Tags: Yellen | Fischer | Fed | bubbles

Economist Jesse Colombo: New Fed Vice Chair Stanley Fischer Favors Fresh Asset Bubbles

By John Morgan   |   Monday, 16 Jun 2014 12:18 PM

The Federal Reserve's new vice chairman could be a disaster for the U.S. economy because of a bloated monetary philosophy he follows that helped expand Israel's money supply by 250 percent, according to Forbes guest columnist Jesse Colombo.

Stanley Fischer, a former Bank of Israel governor, was confirmed by the U.S. Senate last week as the Fed’s new vice chair, the second most powerful position after Fed Chair Janet Yellen.

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“While many in the international economics community cheer Stanley Fischer’s appointment to the Fed, I view it as a disaster waiting to happen because of his role as the main architect of Israel’s little-known and still-unpopped bubble economy,” wrote Colombo, an economist who was recognized by the Times of London as having predicted the 2008 global financial meltdown.

Colombo said that during Fischer’s tenure as governor of the Bank of Isreal from 2005 to 2013, his policies caused that nation’s M1 money supply to skyrocket. The result was hikes in Israel’s consumer prices by about 25 percent according to that nation’s Consumer Price Index, but the real inflation figure was actually higher, according to Colombo.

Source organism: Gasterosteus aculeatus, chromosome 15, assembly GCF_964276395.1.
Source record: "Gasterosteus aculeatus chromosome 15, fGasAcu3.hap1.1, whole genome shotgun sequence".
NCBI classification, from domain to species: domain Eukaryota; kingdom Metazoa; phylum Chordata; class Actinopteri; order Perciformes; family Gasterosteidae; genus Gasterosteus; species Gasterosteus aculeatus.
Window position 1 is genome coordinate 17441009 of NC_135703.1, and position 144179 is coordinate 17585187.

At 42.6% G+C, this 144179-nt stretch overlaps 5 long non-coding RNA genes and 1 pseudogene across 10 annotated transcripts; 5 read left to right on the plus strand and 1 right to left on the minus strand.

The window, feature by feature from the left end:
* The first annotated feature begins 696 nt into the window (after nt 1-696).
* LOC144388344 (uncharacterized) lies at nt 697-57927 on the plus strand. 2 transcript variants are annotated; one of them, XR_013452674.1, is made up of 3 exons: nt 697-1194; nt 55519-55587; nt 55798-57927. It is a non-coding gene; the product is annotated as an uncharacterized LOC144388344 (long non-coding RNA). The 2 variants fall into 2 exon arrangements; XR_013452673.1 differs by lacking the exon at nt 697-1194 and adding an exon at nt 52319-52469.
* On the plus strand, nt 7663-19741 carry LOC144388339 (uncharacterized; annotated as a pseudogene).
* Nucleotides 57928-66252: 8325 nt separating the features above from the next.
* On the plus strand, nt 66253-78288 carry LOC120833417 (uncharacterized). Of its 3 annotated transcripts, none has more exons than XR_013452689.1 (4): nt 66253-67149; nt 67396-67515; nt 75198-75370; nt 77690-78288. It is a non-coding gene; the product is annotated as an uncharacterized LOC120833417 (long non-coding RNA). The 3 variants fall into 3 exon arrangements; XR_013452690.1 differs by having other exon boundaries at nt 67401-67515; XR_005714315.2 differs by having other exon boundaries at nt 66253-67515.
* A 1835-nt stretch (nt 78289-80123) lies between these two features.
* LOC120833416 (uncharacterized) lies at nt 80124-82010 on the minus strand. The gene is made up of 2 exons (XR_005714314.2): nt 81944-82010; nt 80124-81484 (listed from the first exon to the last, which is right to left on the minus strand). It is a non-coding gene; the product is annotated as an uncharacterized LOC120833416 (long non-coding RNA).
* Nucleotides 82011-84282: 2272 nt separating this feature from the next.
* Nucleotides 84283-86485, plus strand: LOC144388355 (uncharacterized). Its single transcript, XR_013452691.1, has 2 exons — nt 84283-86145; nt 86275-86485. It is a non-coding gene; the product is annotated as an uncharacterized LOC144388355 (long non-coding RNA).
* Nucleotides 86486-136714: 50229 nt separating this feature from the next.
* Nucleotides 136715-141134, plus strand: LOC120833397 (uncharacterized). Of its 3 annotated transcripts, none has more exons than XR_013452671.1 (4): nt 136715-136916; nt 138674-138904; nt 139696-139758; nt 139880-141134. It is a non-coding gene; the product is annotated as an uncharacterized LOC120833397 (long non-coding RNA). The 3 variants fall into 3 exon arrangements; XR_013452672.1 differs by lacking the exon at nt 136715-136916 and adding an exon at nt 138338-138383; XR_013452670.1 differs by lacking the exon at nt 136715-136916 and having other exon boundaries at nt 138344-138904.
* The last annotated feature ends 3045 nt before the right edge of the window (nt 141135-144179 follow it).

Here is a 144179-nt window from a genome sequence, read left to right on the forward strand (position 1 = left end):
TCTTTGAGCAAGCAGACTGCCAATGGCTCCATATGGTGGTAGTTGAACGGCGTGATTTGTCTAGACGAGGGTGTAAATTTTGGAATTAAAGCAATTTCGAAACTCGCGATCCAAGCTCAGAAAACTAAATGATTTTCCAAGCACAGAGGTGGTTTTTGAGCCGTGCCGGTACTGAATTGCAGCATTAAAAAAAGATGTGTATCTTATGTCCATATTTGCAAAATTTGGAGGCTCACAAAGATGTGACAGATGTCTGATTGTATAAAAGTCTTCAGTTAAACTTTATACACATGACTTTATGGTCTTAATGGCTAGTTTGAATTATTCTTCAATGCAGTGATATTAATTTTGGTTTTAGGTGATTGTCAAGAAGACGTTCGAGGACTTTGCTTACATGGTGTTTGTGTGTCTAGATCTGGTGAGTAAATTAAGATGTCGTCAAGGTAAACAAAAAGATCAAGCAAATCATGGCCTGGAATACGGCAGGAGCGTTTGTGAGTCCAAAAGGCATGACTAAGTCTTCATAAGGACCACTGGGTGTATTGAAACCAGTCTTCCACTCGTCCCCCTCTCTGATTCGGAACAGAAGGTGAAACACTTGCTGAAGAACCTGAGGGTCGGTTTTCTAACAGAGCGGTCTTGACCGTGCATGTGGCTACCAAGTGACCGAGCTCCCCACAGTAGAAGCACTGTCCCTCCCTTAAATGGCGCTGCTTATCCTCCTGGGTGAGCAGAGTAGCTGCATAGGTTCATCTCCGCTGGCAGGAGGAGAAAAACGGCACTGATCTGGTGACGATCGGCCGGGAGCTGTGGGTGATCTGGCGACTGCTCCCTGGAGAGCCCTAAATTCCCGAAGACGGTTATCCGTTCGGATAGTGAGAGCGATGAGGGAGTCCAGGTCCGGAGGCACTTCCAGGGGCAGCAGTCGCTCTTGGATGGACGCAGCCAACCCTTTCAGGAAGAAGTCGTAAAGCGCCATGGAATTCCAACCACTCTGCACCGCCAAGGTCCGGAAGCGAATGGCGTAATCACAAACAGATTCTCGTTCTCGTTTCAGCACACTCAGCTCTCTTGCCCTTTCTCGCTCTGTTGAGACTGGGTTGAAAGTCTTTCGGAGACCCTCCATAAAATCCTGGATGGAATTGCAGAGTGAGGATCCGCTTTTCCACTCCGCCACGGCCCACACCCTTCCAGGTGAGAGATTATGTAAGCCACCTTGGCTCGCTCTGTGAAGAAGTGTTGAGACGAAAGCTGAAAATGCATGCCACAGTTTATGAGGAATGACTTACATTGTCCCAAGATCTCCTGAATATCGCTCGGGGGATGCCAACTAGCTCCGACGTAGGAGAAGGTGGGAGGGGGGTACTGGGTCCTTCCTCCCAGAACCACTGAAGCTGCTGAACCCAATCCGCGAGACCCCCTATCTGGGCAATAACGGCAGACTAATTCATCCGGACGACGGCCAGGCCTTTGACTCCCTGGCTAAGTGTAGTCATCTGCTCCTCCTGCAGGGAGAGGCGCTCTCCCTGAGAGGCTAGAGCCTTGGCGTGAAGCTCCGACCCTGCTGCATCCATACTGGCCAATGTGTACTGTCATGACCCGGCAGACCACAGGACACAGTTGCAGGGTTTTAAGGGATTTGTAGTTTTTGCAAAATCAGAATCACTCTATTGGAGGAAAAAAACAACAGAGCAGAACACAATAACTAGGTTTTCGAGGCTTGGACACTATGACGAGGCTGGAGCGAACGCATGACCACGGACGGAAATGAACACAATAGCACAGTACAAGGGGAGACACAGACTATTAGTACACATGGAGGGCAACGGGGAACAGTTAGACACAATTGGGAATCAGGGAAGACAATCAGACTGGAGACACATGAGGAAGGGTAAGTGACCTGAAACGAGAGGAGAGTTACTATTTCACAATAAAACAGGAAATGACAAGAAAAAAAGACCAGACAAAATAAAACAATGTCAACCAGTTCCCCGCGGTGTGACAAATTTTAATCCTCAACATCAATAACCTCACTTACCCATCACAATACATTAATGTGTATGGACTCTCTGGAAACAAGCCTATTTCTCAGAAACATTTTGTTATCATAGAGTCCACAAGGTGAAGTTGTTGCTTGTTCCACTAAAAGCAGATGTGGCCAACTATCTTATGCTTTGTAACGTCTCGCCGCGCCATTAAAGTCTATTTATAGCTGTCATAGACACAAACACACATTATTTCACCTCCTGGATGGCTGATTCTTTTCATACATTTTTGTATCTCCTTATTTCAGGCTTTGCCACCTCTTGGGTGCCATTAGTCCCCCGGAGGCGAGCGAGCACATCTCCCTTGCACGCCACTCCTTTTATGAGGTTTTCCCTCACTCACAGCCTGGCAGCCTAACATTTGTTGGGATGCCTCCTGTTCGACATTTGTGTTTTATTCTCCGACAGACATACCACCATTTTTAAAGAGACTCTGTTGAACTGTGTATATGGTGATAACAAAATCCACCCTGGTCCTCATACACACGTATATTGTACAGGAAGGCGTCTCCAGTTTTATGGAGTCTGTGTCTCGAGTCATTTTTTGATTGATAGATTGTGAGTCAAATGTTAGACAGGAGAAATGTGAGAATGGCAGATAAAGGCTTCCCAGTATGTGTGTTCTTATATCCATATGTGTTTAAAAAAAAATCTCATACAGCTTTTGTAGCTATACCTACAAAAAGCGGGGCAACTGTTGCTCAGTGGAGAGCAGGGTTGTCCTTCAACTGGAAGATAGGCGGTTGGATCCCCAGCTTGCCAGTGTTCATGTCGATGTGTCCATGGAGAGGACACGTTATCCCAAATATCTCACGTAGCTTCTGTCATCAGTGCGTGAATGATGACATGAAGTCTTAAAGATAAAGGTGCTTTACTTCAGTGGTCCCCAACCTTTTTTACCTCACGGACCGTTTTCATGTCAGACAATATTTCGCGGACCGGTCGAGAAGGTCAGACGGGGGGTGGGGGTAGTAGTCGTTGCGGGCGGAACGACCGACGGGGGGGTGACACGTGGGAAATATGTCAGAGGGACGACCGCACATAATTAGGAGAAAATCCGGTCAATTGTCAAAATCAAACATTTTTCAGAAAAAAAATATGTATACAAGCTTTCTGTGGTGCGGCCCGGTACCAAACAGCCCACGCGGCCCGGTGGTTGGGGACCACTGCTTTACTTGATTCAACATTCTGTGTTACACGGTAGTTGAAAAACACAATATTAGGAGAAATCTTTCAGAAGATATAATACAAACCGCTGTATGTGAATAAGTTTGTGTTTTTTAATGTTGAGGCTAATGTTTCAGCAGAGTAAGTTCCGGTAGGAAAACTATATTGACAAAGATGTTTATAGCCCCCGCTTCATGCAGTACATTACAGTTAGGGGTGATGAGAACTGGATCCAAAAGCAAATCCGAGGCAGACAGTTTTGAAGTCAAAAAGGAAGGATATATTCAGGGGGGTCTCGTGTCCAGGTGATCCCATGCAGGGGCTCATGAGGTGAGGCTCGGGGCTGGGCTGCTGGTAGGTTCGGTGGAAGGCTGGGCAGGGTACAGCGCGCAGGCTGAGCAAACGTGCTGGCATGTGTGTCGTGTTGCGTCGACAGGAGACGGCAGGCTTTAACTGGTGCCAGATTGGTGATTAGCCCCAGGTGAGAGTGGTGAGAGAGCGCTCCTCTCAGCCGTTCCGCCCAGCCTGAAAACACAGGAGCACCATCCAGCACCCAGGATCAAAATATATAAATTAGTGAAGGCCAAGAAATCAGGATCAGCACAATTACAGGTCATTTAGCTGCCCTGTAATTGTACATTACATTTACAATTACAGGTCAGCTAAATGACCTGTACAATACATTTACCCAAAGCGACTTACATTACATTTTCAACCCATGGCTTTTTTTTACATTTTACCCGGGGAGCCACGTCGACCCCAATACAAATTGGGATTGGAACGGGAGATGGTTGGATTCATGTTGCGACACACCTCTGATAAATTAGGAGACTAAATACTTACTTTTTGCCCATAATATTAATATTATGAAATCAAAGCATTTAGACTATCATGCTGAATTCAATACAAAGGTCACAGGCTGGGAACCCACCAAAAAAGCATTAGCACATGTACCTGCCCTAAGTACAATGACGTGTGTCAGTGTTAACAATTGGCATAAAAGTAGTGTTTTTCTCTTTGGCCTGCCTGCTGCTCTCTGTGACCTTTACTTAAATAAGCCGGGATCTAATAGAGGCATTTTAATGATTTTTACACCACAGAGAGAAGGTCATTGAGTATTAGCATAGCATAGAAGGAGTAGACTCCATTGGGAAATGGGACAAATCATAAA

Israeli real estate prices have soared by 80 percent since 2007, while outstanding mortgage debt has surged 78 percent, mostly during Fischer’s tenure, which sounds to some observers a lot like the run-up to the 2008 U.S. housing debacle.

“The fact that rapid increases of the money supply lead to inflation and bubbles is obvious to nearly everyone but heavily indoctrinated Keynesian and neoclassical economists like Stanley Fischer, who are greatly overrepresented on the boards of central banks, unfortunately,” Colombo wrote.

He predicted Fisher will encourage Fed policies that are already causing new bubbles to form in the stock market, technology startups, college and auto loans and other financial instruments.

“Unfortunately, no action is likely to be taken nor will there be much of an outcry while the bubbles in the U.S., Israel, and elsewhere are still inflating and making their creators look like geniuses.”

Reuters noted that Fischer is joining five current governors who are all appointees of President Barack Obama and hold terms that extend until at least 2020 and as late as 2028.

Fischer is widely expected to share Yellen's focus on keeping an easy monetary policy in place to raise wages and employment. He has been “outspoken in arguing that the fallout from the economic crisis showed the need for aggressive central bank actions,” Reuters said.

The New York Times predicted the appointment of Fischer and two other new appointees to the Fed board will strengthen Yellen’s hand in conducting fiscal policy.

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